Maruti Suzuki India Limited has finally decided to set foot whole and heartedly into the passenger MPV space with the Ertiga. While the segment could do with some competition, the real question is whether Maruti can pull off such a vehicle in the first place. After having spent two days behind the wheel of the Ertiga, Vikram Gour has returned convinced of the fact that Maruti has a stonking winner in the making
Once bitten, twice shy might be the reason for MSIL to go slow on launching a people mover of this nature for offering an MPV isn’t a new idea to the company. They have witnessed success with the Omni, but that vehicle has finally dwindled to being a last mile courier operator or a taxi. The second vehicle MSIL tried their luck with was the Versa, and while it did offer numerous creature comforts, being based on a van platform and not really catering to the private buyer market led to its demise. Yes, MSIL has managed to resurrect the Versa as the Eeco, but that is solely for the commercial segment and has found few takers in the private space.
Having said that, there was a moment of brilliance that caught our eye at the 2010 Auto Expo in Delhi. Maruti showcased a prototype van, namely the RIII, which boasted everything that one might desire from a people mover while keeping the private buyer in mind. While the RIII isn’t the direct concept that has resulted in the Ertiga, it definitely is the ‘idea car’ which allowed MSIL to gauge customer interest in such a vehicle. With a lot of positive response and the desire for a car-like MPV, the decision to make the Ertiga finally received the green light and the result is an exciting new car from MSIL which has a lot of potential, both at winning the private buyer’s heart as well as market dominance.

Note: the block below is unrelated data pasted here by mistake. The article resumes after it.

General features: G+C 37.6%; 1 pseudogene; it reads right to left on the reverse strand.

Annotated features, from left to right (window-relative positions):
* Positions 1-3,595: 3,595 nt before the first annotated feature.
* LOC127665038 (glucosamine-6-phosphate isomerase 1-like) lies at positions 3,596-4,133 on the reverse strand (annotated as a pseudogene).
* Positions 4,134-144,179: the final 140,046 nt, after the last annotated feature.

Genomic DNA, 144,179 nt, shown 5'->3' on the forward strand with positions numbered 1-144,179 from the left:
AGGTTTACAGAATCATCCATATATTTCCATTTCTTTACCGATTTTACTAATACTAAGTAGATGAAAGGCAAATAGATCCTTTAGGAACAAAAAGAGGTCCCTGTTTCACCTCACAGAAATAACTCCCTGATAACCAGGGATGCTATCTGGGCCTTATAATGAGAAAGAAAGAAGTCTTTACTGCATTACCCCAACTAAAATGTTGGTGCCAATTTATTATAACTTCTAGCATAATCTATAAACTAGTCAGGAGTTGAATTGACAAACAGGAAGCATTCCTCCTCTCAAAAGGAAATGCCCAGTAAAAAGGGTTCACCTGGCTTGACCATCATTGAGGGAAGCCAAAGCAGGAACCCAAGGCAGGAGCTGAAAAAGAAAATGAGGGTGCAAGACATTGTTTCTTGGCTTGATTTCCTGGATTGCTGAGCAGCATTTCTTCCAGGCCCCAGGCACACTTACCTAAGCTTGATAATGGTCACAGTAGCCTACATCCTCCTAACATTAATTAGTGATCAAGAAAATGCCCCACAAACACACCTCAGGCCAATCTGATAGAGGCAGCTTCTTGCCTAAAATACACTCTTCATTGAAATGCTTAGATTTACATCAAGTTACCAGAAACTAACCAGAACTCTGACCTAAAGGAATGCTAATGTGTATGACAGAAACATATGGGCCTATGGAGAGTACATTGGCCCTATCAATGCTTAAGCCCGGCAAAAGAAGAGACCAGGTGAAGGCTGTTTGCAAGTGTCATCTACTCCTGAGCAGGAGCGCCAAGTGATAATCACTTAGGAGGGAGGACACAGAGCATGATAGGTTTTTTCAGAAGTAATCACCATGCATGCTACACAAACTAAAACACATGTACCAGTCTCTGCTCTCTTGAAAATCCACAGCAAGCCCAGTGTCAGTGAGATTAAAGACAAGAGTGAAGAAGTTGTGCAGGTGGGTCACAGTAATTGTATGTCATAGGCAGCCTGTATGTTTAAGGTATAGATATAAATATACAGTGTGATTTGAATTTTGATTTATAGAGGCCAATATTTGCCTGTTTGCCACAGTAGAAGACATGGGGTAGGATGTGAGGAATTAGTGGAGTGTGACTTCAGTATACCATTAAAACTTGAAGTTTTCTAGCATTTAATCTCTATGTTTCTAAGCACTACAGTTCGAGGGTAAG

To ensure a brand connect and play a safer game than announcing a whole new line, MSIL has stated that the Ertiga is part of the Swift family of cars. While it does share the same floorpan as the Swift, albeit with an added extension close to 300mm in order to factor in the extra space needed to incorporate the third row, it looks like the result of designers dipping deep into the MSIL parts bin and putting together a vehicle that should look the part. Surprisingly, the Ertiga has turned out to be quite a head turner.
The Ertiga boasts of fine neat character lines that come together to offer you a vehicle that glows with an aura of having a no-nonsense appeal. There is an air of familiarity with the vehicle and that is thanks to the inspiration that MSIL has taken in design for the front is reminiscent of the Ritz and the rear features elements that will remind you of the Honda Jazz! However that isn’t such a bad thing for these elements lend a sporty undertone which can also be seen in the lines of the Ertiga. Measuring 4,265mm in length, 1,685mm in height and 1,695 in width, the Ertiga has been crafted rather proportionately and no matter which angle you set your eyes on it, the MPV is bound to catch your eye. The flair in the design comes from the sleek flowing look and, of course, those pronounced wheel arches that neatly house the stylish 185/65 R 15 alloys.